Myopia or strategic behavior? Indian regimes and the East India Company in late eighteenth century India
Mandar Oak () and
Explorations in Economic History, 2012, vol. 49, issue 3, 352-366
The East India Company's conquest of India was facilitated by the behavior of its Indian rivals who not only did not ally against it, but often supported it militarily. Historians have typically attributed this to myopia, the failure to understand the long-term threat represented by the Company. We examine the negotiations leading up to a key conflict, the Third Mysore War, and find that the Company's allies were not myopic. The British parliament had, in 1784, passed Pitt's India Act, which limited the scope for unprovoked military aggression by the Company in India. This had changed the behavior of the Company, making its promises more credible. This enhanced credibility made it possible for the Company to secure as allies Indian regimes that were acting strategically in their self-interest. This is a new explanation for an old puzzle.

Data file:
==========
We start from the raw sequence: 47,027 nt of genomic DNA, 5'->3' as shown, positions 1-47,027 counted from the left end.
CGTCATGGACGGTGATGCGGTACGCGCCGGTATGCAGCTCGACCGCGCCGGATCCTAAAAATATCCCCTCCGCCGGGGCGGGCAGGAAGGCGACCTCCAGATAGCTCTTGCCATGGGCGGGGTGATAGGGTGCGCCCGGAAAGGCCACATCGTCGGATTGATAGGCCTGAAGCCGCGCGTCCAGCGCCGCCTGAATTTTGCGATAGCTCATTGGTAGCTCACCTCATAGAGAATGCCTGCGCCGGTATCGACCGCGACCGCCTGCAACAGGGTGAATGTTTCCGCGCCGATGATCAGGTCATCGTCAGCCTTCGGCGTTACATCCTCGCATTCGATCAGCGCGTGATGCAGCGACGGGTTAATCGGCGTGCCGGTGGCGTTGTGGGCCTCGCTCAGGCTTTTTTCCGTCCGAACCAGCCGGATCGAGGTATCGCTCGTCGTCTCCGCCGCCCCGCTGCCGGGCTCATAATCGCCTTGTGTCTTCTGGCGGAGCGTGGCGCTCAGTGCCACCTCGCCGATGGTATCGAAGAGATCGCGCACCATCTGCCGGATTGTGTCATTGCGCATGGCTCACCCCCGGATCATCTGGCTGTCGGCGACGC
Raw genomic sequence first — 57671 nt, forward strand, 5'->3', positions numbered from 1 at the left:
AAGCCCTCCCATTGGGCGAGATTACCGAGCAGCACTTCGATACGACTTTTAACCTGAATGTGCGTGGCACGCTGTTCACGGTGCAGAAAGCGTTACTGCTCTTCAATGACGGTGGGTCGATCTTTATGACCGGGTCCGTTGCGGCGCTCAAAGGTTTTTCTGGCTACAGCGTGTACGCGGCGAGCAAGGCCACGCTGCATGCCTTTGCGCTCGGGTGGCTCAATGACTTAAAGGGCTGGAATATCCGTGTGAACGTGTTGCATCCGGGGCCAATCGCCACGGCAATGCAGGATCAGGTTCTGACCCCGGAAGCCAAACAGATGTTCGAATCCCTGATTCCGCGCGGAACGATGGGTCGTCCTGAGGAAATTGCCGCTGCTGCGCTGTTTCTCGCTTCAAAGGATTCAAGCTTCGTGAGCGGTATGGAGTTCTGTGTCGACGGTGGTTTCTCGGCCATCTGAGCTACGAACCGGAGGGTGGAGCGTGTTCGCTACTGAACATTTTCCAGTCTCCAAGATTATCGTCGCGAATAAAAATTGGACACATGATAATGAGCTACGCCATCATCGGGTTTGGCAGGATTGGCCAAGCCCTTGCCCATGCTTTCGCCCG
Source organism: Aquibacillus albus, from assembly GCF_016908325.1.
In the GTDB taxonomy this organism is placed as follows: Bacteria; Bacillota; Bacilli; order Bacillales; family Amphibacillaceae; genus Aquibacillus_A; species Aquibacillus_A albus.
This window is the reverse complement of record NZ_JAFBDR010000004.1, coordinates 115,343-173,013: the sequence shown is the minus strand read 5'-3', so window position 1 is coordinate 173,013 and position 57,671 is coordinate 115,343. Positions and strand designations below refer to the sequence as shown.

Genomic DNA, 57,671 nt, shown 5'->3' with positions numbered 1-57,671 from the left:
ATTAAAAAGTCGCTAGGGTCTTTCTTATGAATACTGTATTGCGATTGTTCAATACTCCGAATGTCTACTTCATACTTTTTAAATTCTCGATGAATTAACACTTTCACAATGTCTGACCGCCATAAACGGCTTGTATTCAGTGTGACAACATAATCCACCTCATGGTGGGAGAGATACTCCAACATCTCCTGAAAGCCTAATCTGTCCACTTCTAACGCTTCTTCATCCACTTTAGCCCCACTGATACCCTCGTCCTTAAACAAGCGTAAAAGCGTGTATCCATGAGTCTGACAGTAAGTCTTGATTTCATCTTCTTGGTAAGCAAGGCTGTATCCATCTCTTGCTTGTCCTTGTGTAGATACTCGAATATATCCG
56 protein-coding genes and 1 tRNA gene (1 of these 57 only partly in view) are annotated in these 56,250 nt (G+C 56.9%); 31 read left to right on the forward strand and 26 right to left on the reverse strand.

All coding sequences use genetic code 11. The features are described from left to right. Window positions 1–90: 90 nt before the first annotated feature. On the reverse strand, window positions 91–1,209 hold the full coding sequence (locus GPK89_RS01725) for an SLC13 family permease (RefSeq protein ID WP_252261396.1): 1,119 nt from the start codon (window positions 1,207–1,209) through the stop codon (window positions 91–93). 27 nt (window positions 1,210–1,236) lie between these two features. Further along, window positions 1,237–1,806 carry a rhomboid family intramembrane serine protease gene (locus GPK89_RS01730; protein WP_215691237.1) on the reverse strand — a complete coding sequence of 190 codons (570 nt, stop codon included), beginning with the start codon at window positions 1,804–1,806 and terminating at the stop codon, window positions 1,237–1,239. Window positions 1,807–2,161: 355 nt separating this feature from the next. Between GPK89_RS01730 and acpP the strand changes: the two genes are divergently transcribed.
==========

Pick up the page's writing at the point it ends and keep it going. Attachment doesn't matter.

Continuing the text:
Keywords: War; Colonialism; India (search for similar items in EconPapers)
JEL-codes: N45 N40 (search for similar items in EconPapers)
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